You know, we don’t know anything about the open, outward, public life of this tax collector.  In general, tax collectors were thought to be lousy and were hated.  This one – we don’t know.  Maybe he was harsh, maybe he was kind.  Maybe he tithed or even gave more than the Pharisee.  Mayhaps he was faithful to his wife, kind to the neighborhood children.  Or maybe not.  We don’t know.  And frankly, for the point Jesus wants to make, we don’t need to know.  The point is not about how openly and outwardly virtuous a person is, it’s not about who looks good and who looks bad.  Jesus is not Santa Claus – the book of Life doesn’t separate you out into naughty and nice.  No, the reality that this tax collector sees first is that he is a sinner.  Period.  He’s not going to hide behind his virtue.  He’s not going to claim that he’s not like other men.  No, he is a sinner, and even his righteous deeds are but as filthy rags, nothing where with to impress God almighty.  And so how does this wretch, this man who sees his sin dare to come to the Temple?  Because the Scripture teach that God is merciful, and he believes.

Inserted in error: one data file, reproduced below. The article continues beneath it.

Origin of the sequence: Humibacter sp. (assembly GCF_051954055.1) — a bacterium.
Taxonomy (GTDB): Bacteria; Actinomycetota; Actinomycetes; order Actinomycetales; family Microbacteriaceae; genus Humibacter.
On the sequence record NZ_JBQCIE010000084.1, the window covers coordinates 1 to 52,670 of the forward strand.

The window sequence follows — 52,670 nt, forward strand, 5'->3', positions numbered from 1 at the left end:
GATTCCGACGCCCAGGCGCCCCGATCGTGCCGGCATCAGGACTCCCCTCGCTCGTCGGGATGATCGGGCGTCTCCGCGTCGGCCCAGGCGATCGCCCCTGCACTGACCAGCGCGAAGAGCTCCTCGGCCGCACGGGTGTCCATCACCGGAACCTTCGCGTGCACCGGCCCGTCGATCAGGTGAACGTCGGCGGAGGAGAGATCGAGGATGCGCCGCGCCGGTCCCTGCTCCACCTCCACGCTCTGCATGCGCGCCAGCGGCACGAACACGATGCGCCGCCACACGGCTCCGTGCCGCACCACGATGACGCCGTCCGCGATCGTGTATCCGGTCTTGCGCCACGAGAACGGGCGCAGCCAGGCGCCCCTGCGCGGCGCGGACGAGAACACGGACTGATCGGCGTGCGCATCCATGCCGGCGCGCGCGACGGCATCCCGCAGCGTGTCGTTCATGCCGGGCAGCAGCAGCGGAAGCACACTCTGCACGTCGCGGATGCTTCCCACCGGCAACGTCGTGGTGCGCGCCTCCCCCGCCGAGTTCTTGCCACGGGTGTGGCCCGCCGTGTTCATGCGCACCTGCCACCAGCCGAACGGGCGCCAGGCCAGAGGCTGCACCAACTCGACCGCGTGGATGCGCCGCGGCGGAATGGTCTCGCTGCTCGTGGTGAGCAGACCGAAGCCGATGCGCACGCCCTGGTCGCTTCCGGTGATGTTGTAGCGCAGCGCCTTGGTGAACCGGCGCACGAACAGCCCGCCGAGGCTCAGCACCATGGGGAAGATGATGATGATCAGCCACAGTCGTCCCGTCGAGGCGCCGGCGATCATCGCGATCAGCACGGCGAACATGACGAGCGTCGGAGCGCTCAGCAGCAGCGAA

Sin isn’t just doing bad stuff.  Sin is not just vice.  Sin is a state of rebellion against God, that constant pull away from Him that we all experience.  It isn’t just that there are a few, select deeds that are “bad” and that if we do those then we are sinners.  No, we are sinful, everything is tinged and tainted with sin, in all that we do we are sinners.  And part of that sin is that we like to set up hedges against God, we like to hide behind our “virtue” or the fact that we are better than others.  We will even create new virtues, new vices, to show how good we are.  “Don’t drink, don’t smoke, don’t dance – these are the good Christian things.  And if you’re a good Christian, why, of course, you’ll do X, Y, and Z – you’ll vote for this party and take that ice bucket challenge but only give money to this charity and not that one… and so on and so forth.  And, of course, remember, if you give more money here, surely God will bless you financially in your life, so open up the check books more” – my smile isn’t big enough to say that line properly.